perform foamed asphalt base stabilization. Indrunas’ agency accepted a
bid from a local contractor for Houze Way, a major shortcut around the
Highway 9 corridor. The agency chose the roadway for a trial run using
RAP and a foamed asphalt base because the segment was short about 1.2
kilometers (0.75 mile) and was heavily traveled both in the volume of
cars and the weight of trucks taking products to the commercial
businesses in the area. According to Indrunas, approximately 16,000 cars
per day traverse many of Roswell’s main roads as commuters pass through
the city to access Georgia’s State Highway 400 to Atlanta. To manage the
flow of traffic on Houze Way, the contractor carried out the work with
vehicles passing on a single lane running one direction in the morning
and reversing in the afternoon.
The reconstruction went better than expected and afforded the
opportunity to match not only the existing curb elevations on one side
of the road, but also to widen the eastbound lane an additional 0.9
meters (3 feet) at the same time. “Even with the success of Houze Way,”
said Indrunas, “it was still important to become more fully informed
about the process.” So Indrunas attended a seminar on full depth
reclamation at the Georgia Department of Transportation (GDOT) Materials
and Research Lab in September 2001.

Cost Savings Changes Project Direction
Still not fully satisfied that reclamation was the answer to Roswell’s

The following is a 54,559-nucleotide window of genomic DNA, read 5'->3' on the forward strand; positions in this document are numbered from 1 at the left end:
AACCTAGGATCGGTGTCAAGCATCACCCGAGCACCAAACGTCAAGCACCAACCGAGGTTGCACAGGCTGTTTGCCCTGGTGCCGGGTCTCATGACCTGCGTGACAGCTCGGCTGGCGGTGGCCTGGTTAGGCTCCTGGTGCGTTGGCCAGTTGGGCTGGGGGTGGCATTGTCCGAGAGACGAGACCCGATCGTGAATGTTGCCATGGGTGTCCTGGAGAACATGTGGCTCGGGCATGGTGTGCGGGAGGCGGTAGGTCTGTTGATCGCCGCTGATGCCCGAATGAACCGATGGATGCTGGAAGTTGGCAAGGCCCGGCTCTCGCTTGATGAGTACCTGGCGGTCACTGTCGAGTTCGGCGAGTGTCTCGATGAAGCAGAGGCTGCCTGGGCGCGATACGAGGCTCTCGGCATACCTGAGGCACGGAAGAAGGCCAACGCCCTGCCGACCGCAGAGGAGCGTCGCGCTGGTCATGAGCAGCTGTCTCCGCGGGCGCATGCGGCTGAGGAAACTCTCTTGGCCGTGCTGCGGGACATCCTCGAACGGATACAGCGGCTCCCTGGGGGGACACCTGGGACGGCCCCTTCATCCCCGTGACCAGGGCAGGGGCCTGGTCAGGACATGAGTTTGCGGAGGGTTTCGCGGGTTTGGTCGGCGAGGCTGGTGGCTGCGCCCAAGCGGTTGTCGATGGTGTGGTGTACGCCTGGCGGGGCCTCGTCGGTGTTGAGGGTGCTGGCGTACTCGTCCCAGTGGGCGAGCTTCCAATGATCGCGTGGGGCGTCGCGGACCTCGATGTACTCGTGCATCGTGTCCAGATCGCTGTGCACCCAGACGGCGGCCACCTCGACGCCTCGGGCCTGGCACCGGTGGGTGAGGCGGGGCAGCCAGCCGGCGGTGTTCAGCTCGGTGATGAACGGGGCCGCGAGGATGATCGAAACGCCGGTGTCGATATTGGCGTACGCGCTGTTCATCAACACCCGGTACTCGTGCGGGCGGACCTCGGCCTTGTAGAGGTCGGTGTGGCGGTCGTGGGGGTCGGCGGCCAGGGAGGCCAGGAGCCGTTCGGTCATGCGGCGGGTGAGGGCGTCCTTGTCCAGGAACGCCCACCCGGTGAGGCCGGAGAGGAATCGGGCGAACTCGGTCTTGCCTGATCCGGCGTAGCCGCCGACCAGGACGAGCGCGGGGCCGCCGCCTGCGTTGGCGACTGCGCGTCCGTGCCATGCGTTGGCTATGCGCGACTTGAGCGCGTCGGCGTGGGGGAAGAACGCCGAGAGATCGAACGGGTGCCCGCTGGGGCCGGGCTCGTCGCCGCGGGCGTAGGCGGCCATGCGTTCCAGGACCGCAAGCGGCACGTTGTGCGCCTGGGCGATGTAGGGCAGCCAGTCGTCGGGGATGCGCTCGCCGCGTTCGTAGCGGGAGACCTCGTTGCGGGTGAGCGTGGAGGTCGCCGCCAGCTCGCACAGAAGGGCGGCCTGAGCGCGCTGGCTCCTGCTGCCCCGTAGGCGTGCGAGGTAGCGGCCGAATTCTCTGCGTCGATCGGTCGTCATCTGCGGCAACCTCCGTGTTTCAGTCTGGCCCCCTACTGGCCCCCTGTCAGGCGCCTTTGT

overcrowded and under designed roads, Indrunas let a project for
conventional construction in the fall of 2001 for the reconstruction of
Jones Road. Initial bids came in at more than $1.5 million to complete
the work well over the project’s budget. The plan had included removing
40.6 centimeters (16 inches) of base, which meant additional costs to
relocate the affected water, gas, and phone utilities that lay beneath
the roadbed. The city’s transportation staff decided to take a different
approach the following spring and rebid Jones Road as a reclamation
project.
“We were shocked when the successful low bidder was awarded the work at
just over $270,000,” Indrunas says. With the new contract, Roswell saw a
potential cost savings of more than $1.2 million.
The new bid involved time savings as well. Using reclamation, the
roadway was scheduled to reopen after 7 or 8 working days instead of 6
months, because the Roswell DOT did not have to relocate the utilities
to accommodate the 30.5 to 35.5 centimeters (12 or 14 inches) of new
stone base that would be required if conventional reconstruction
techniques were used.
Due to the absence of freeze-thaw conditions in the Southeast, it is not
uncommon to encounter utilities at very shallow depths. With
reclamation, only 18 centimeters (7 inches) of surface was to be taken
up. “We got the strength of a brand new road for a fifth of the cost
[in] substantially less time than conventional reconstruction,” says
Indrunas.
Although the use of the full-depth reclamation process has nothing to do
with utility replacement, the decision to use one form of construction
over another did include the costs of each alternative.

        Change of Heart
By 2003, Roswell’s budget planners for street construction accepted
reclamation as an option. Based on cost savings alone, the question now
was where to use the process rather than whether to use it.
The Roswell DOT made plans in 2003 to reclaim Hardscrabble Road with a
combination of 3.9 kilometers (2.4 miles) of foamed asphalt base